The logging ban involves an essentially important part of the Gallatin Forrest, and the cut was designed to mitigate fire concerns.
The Biden Administration’s ban on logging on public property managed by the federal government is not statewide but includes the area right outside Yellowstone National Park. Given the lack of rainfall, Montana’s first responders are very worried about fire control this summer, and logging operations clear out the underbrush used as kindling for such fires and they manage the logging roads necessary for fire equipment to traverse to put out a blaze.
Biden has just banned logging in one of Montana’s most famous forrests, in order to save wolves, grizzlies, pine martins, and wolverines (all the things that Montana’s ranchers need to population-control to save their livestock).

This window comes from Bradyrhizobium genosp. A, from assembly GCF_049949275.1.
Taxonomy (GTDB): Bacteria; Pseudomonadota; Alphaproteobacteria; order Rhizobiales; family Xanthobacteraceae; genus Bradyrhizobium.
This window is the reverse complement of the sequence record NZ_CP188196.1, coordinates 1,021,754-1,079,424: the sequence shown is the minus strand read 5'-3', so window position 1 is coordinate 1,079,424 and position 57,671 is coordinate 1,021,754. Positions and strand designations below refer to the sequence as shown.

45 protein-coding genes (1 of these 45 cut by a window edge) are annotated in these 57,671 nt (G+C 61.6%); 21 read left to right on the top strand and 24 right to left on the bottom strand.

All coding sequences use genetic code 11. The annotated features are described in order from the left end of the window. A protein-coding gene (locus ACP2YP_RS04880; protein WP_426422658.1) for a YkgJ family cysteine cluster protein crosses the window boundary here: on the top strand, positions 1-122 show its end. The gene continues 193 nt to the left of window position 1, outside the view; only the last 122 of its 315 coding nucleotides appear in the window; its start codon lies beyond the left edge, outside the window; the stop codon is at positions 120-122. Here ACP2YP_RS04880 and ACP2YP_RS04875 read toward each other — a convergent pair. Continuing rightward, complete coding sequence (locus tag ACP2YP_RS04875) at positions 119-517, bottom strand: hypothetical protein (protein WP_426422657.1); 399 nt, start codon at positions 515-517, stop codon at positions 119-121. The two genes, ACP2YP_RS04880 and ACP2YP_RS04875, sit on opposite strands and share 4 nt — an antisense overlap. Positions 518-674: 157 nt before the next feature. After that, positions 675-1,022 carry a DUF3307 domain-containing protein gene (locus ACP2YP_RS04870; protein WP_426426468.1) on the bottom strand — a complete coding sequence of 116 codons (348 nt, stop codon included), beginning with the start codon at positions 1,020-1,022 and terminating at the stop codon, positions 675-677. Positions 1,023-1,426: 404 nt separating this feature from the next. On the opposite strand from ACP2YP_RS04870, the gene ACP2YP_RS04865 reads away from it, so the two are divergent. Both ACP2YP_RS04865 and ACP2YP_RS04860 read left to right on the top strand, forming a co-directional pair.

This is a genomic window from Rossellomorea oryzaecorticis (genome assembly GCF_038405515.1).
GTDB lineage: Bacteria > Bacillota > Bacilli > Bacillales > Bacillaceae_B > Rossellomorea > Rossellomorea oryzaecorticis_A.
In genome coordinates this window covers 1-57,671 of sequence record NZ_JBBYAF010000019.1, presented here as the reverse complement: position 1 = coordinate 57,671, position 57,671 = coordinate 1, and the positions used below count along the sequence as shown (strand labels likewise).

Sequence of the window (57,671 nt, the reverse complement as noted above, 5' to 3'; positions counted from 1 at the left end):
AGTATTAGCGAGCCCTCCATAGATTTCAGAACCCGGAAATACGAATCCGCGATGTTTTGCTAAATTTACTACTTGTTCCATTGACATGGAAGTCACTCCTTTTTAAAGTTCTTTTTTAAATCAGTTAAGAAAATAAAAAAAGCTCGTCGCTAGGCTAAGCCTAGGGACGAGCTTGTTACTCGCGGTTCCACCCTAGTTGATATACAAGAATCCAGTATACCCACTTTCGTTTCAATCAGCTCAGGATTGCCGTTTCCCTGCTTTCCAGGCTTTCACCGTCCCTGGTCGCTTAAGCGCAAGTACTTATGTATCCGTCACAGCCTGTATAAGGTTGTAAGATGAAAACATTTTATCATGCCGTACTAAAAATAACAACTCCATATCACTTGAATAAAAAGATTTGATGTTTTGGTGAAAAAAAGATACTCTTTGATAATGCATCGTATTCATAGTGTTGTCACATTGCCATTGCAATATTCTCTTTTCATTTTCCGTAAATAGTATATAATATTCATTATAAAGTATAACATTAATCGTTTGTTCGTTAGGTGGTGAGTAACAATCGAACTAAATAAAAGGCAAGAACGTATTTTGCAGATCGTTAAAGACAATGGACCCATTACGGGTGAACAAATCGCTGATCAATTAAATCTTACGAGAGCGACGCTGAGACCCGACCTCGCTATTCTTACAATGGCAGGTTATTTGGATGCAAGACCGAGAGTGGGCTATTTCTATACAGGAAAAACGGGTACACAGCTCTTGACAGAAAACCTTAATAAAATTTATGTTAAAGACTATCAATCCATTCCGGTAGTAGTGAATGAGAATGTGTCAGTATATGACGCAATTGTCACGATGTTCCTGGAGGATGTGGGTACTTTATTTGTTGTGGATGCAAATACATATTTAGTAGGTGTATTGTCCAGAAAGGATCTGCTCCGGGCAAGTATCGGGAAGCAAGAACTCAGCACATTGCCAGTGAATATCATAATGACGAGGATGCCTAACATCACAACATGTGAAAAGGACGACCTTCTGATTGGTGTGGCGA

Logging was proposed and approved during the Trump Administration on 24 square miles in the Gallatin County Forrest, right outside of the Yellowstone Park. This area is routinely forrested in an environmentally friendly way, not clear-cut, but selectively harvested to maintain the forrest’s longterm sustainability and health. The entire project was specifically designed for fire protection to preserve several important and historic structures.
That logging plan was denied by the Biden Administration, pending further research which will probably take for years and is only a ruse to end logging permanently. The administration caved to radical extremist organizations that claimed the logging would hurt wildlife.
In turn, if a fire is sparked, it will cost Montanans millions of dollars in firefighting, the loss of important homes and structures, and if it spreads into Yellowstone National Park as has happened before, millions more dollars in lost tourism.
But…the wolves will be safe.